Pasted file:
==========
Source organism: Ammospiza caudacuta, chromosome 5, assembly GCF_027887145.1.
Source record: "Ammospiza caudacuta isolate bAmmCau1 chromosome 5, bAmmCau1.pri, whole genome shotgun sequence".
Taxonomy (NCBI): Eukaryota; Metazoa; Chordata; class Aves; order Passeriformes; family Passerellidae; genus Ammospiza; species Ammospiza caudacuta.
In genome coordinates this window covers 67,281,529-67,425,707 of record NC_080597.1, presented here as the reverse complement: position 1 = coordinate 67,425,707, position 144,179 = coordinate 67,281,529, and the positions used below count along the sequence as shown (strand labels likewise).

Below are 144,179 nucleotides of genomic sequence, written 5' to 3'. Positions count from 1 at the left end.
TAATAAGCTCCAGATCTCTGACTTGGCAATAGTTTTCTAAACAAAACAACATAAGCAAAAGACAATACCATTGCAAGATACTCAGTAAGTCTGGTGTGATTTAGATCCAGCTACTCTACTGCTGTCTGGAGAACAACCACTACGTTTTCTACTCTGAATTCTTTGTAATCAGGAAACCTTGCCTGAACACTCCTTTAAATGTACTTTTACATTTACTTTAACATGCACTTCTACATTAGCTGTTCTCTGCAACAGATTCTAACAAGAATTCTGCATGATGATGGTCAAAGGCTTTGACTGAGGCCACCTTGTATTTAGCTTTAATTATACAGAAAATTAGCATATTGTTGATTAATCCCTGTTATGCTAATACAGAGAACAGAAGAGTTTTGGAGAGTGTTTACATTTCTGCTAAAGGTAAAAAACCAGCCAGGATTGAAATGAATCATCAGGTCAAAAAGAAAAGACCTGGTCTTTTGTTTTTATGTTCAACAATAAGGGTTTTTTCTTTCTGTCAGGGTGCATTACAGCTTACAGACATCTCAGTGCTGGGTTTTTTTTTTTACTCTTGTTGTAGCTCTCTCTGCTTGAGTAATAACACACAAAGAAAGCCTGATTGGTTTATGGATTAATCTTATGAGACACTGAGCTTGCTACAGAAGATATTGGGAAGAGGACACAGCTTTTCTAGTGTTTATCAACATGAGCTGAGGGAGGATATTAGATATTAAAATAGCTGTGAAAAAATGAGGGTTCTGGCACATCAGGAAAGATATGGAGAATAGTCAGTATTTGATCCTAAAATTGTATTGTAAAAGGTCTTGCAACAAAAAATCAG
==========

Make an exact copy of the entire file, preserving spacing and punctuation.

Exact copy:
Source organism: Ammospiza caudacuta, chromosome 5, assembly GCF_027887145.1.
Source record: "Ammospiza caudacuta isolate bAmmCau1 chromosome 5, bAmmCau1.pri, whole genome shotgun sequence".
Taxonomy (NCBI): Eukaryota; Metazoa; Chordata; class Aves; order Passeriformes; family Passerellidae; genus Ammospiza; species Ammospiza caudacuta.
In genome coordinates this window covers 67,281,529-67,425,707 of record NC_080597.1, presented here as the reverse complement: position 1 = coordinate 67,425,707, position 144,179 = coordinate 67,281,529, and the positions used below count along the sequence as shown (strand labels likewise).

Below are 144,179 nucleotides of genomic sequence, written 5' to 3'. Positions count from 1 at the left end.
TAATAAGCTCCAGATCTCTGACTTGGCAATAGTTTTCTAAACAAAACAACATAAGCAAAAGACAATACCATTGCAAGATACTCAGTAAGTCTGGTGTGATTTAGATCCAGCTACTCTACTGCTGTCTGGAGAACAACCACTACGTTTTCTACTCTGAATTCTTTGTAATCAGGAAACCTTGCCTGAACACTCCTTTAAATGTACTTTTACATTTACTTTAACATGCACTTCTACATTAGCTGTTCTCTGCAACAGATTCTAACAAGAATTCTGCATGATGATGGTCAAAGGCTTTGACTGAGGCCACCTTGTATTTAGCTTTAATTATACAGAAAATTAGCATATTGTTGATTAATCCCTGTTATGCTAATACAGAGAACAGAAGAGTTTTGGAGAGTGTTTACATTTCTGCTAAAGGTAAAAAACCAGCCAGGATTGAAATGAATCATCAGGTCAAAAAGAAAAGACCTGGTCTTTTGTTTTTATGTTCAACAATAAGGGTTTTTTCTTTCTGTCAGGGTGCATTACAGCTTACAGACATCTCAGTGCTGGGTTTTTTTTTTTACTCTTGTTGTAGCTCTCTCTGCTTGAGTAATAACACACAAAGAAAGCCTGATTGGTTTATGGATTAATCTTATGAGACACTGAGCTTGCTACAGAAGATATTGGGAAGAGGACACAGCTTTTCTAGTGTTTATCAACATGAGCTGAGGGAGGATATTAGATATTAAAATAGCTGTGAAAAAATGAGGGTTCTGGCACATCAGGAAAGATATGGAGAATAGTCAGTATTTGATCCTAAAATTGTATTGTAAAAGGTCTTGCAACAAAAAATCAG